The obvious alternative is a centrist coalition transcending the ideological divide.
Sweden, which was once almost a byword for European social democracy, flirting with the far right evokes a sense of despair.
During the summer, some opinion polls suggested that Sweden Democrats, an organisation with neo-Nazi origins including a co-founder who was a Waffen SS veteran, could win one-fourth of the vote and possibly emerge as the largest party in the Swedish parliament, or Riksdag.
Thankfully, that did not happen when Swedes voted last Sunday. The Social Democrats managed to maintain their century-old tradition of top-scoring at the ballot box, but with only 28.4 per cent of the vote, their least impressive tally since 1917. The mainstream conservative Moderates scored 19.8 per cent, not far ahead of the far-right Sweden Democrats’ 17.6 per cent. The result leaves the broadly left and right alliances, which include a number of smaller parties, with roughly 40 per cent each of seats in the Riksdag, and although both sides have balked at the idea of collaborating with the Sweden Democrats, the possibility of the latter informally backing a right-wing government may well come to pass. The obvious alternative is a centrist coalition transcending the ideological divide.
In several nations in the neighbourhood, meanwhile, conservative forces have been open to collaboration with the far right, and it would be disappointing if Sweden were to go the same way. Like many of their counterparts across Europe, the Sweden Democrats have relied on whipping up angst over the mid-decade influx of refugees. In 2015, the country accepted 163,000 asylum-seekers, which was more generous, per head of population, than any other European nation, including Germany.
The Sweden Democrats have sought to spruce up their image under the leadership of Jimmie Akesson, denying neo-Nazi links and decrying racism, but the white supremacism that underpins their ideas often proves hard to disguise. Inevitably, it often takes the shape of a particular bias against all manner of Muslims. Sweden began losing its reputation for relative egalitarianism some three decades ago, when both sides of politics opted for neoliberal orthodoxy, so it’s hardly surprising that inequality has seeped in. And it’s all too easy for the Social Democrats to blame it primarily on the level of immigration — which, mind you, has dwindled dramatically in the past couple of years.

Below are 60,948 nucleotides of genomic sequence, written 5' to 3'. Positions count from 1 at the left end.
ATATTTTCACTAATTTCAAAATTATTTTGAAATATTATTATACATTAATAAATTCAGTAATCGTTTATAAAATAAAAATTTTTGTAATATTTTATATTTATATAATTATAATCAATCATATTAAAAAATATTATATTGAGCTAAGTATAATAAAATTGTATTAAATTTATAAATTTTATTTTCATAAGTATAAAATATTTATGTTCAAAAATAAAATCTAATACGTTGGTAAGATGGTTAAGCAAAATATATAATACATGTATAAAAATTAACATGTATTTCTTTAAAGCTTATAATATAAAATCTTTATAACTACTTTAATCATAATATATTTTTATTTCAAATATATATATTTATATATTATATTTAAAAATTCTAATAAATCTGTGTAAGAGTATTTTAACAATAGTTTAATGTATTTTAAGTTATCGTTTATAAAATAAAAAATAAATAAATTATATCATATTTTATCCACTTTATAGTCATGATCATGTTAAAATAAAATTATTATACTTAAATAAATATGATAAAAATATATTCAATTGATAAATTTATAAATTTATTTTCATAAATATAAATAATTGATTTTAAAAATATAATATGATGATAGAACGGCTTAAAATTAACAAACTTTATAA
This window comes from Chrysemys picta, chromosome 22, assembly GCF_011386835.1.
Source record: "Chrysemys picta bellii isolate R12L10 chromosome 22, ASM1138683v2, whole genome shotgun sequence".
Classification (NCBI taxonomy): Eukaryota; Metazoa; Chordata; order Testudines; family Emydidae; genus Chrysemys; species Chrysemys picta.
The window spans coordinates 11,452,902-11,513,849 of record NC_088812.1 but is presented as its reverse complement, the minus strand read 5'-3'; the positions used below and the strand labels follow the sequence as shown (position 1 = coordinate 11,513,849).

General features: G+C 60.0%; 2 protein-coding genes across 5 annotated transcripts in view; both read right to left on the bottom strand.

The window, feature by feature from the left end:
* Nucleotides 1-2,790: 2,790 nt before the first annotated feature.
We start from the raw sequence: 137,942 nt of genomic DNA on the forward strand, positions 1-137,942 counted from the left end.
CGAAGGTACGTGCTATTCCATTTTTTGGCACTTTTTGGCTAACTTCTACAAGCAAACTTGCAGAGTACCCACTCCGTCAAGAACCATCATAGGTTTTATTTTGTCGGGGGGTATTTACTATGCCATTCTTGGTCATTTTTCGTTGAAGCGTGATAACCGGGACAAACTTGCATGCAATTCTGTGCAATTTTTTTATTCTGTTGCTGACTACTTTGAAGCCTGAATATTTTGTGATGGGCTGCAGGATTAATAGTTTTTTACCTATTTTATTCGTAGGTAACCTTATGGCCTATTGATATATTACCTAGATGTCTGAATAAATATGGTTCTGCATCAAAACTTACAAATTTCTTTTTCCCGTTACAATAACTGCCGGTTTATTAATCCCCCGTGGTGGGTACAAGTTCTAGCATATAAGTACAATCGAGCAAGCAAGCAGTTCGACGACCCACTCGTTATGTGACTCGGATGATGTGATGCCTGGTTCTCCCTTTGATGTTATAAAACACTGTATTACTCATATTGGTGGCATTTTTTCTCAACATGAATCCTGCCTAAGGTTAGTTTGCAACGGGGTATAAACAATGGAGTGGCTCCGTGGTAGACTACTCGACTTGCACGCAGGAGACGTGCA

In Germany, too, the rise of the far right — exemplified by the level of support that enabled Alternative for Germany to become the main opposition party in the Bundestag — has been based on fears over immigration. The eruption in Chemnitz late last month, which incorporated the Nazi salutes mentioned at the outset, came after an Iraqi and a Syrian were accused of stabbing to death a German-Cuban during an altercation. It is believed that the chargesheet against one of the culprits was leaked by the police. Not long afterwards, the head of Germany’s domestic intelligence agency challenged chancellor Angela Merkel’s denunciation of neo-Nazis chasing suspected immigrants down the streets of Chemnitz by decrying it as “deliberate misinformation”. His intervention lends credence to the suspicion of surreptitious collaboration between the far right and elements in the police and other security agencies, as well as within Merkel’s Christian Democrats and some of their allies.
The worst aspects of Europe have for a while been in evidence in what was once the Eastern European bloc, not least in Hungary and Poland, but lately they have been spreading westwards, notably to Italy and France but also to Germany and Sweden.
Although previously totalitarian states have exhibited a greater eagerness to lean towards the far right, the contagion has spread far beyond the former Soviet satellites.
Sweden and Germany are not yet lost causes and may reclaim their better natures, but Europe’s direction cannot be dissociated from the Trump-Putin context.
By arrangement with Dawn